The Free Man


Henry Free, they called him now, or Frey in the dialect; and they knew him well in all the Pennsylvania land and his own Palatine fellow countrymen had settled. They had even sent him to Washington. Captain Free, they said, when they thought how he had fought for the freedom of the colonies a year before the Declaration of Independence. But few of them remembered that he had been Henner Dellicker in the old country, where he was born beside the Neckar; or the tale of his voyage to the new land in the crowded and starved emigrant ship; or his indentured service in the rich Bayley house in Philadelphia; or of the cruel dicipline that Miss Amity visited upon him; or how he fled the King's jailers to the wild frontier, and returned later to settle his accounts with Miss Amity in a way he had not expected.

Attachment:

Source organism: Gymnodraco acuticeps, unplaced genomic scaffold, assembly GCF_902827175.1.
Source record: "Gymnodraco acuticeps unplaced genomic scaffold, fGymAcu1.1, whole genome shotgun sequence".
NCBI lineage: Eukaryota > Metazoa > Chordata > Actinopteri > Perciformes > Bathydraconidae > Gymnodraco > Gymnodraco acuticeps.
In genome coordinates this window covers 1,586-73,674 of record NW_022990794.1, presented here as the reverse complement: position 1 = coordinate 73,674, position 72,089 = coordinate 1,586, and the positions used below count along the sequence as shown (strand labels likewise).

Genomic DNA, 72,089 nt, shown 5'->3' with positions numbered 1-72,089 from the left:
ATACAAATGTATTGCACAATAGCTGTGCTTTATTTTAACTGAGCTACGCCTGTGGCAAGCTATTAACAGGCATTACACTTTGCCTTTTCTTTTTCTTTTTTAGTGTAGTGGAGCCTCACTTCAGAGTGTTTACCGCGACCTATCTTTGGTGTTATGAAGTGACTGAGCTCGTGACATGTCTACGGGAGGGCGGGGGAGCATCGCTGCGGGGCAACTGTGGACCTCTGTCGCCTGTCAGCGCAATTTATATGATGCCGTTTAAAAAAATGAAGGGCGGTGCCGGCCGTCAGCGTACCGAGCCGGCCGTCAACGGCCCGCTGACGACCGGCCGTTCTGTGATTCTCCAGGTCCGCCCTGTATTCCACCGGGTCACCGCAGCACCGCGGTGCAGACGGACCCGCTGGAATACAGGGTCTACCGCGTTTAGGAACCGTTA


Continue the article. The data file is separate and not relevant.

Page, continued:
In The Free Man, Conrad Richter has written of those early Americans who were among his own forbears - the sturdy, courageous, hard-working, liberty-loving Palatine Germans who with the Alsatians and Swiss came to farm Pennsylvania and stayed to win their collective freedom on the battlefields of the Revolution.

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